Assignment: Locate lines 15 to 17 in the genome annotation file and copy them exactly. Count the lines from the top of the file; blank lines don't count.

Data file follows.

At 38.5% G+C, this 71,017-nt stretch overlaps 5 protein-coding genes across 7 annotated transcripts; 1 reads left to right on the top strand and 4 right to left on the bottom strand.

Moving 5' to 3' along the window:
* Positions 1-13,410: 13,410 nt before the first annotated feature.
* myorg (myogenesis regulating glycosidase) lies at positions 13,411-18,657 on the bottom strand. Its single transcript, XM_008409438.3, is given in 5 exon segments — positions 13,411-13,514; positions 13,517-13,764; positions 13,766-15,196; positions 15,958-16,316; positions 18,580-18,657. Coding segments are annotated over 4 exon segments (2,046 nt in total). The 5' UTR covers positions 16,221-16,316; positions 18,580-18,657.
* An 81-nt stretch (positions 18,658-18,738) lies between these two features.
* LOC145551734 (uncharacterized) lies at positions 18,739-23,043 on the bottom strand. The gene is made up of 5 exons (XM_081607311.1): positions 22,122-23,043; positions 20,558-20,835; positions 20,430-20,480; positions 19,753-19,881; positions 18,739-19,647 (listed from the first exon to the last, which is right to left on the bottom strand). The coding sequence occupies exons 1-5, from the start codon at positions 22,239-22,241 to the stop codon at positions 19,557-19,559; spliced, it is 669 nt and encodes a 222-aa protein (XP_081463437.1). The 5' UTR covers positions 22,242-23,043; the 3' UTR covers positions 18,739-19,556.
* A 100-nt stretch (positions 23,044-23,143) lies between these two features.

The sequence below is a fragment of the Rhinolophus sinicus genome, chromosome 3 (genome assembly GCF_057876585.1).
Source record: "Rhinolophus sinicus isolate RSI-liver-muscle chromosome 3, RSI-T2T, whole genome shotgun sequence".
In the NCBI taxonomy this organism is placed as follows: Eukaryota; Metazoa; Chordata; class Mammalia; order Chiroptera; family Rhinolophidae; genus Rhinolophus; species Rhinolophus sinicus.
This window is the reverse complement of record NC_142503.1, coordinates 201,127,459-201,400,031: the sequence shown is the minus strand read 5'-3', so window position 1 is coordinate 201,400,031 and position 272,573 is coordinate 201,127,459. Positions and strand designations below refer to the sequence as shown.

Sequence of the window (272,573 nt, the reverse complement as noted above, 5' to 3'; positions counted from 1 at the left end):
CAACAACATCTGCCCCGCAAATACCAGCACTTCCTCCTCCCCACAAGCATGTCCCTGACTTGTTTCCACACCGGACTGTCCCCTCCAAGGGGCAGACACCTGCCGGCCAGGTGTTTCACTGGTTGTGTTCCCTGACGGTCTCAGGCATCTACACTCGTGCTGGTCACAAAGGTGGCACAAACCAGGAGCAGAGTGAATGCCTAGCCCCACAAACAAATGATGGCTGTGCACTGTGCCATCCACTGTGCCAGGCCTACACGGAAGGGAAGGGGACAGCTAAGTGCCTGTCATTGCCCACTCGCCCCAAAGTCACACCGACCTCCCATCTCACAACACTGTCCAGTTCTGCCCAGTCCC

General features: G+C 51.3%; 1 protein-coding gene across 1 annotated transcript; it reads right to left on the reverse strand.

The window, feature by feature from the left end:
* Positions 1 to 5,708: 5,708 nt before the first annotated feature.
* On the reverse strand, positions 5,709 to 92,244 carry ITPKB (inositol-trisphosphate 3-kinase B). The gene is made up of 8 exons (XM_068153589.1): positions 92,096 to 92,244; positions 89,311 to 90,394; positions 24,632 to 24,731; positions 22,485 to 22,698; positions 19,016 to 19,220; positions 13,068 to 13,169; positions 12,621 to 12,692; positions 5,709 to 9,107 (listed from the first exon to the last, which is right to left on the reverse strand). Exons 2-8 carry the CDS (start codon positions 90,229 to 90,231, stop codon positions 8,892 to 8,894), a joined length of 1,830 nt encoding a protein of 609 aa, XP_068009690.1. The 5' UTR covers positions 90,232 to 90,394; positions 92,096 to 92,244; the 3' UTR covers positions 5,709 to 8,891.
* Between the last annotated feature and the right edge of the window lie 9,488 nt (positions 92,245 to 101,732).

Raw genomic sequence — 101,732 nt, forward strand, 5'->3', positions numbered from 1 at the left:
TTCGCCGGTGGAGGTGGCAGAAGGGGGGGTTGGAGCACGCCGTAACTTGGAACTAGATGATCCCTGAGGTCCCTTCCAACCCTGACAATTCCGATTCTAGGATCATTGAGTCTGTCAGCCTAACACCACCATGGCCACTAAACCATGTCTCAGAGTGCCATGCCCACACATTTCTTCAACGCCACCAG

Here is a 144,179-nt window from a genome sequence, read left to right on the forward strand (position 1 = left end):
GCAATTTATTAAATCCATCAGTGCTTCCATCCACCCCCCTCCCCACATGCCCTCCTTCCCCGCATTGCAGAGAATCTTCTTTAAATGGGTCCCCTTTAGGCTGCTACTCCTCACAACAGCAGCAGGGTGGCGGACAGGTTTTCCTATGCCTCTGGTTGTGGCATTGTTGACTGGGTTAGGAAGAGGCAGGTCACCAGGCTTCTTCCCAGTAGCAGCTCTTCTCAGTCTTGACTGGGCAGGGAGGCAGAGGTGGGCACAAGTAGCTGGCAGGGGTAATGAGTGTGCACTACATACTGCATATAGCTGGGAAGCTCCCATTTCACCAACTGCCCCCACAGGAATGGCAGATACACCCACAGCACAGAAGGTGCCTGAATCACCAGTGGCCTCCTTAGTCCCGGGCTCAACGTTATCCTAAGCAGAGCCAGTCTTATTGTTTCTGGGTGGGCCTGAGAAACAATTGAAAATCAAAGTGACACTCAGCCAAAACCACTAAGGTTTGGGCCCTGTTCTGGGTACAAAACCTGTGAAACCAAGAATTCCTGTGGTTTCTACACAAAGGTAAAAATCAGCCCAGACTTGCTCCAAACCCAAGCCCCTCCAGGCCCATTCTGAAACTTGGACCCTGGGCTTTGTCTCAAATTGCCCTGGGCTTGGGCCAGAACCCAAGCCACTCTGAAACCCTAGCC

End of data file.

The window, feature by feature from the left end:
* Positions 1 to 5,708: 5,708 nt before the first annotated feature.
* On the reverse strand, positions 5,709 to 92,244 carry ITPKB (inositol-trisphosphate 3-kinase B). The gene is made up of 8 exons (XM_068153589.1): positions 92,096 to 92,244; positions 89,311 to 90,394; positions 24,632 to 24,731; positions 22,485 to 22,698; positions 19,016 to 19,220; positions 13,068 to 13,169; positions 12,621 to 12,692; positions 5,709 to 9,107 (listed from the first exon to the last, which is right to left on the reverse strand). Exons 2-8 carry the CDS (start codon positions 90,229 to 90,231, stop codon positions 8,892 to 8,894), a joined length of 1,830 nt encoding a protein of 609 aa, XP_068009690.1. The 5' UTR covers positions 90,232 to 90,394; positions 92,096 to 92,244; the 3' UTR covers positions 5,709 to 8,891.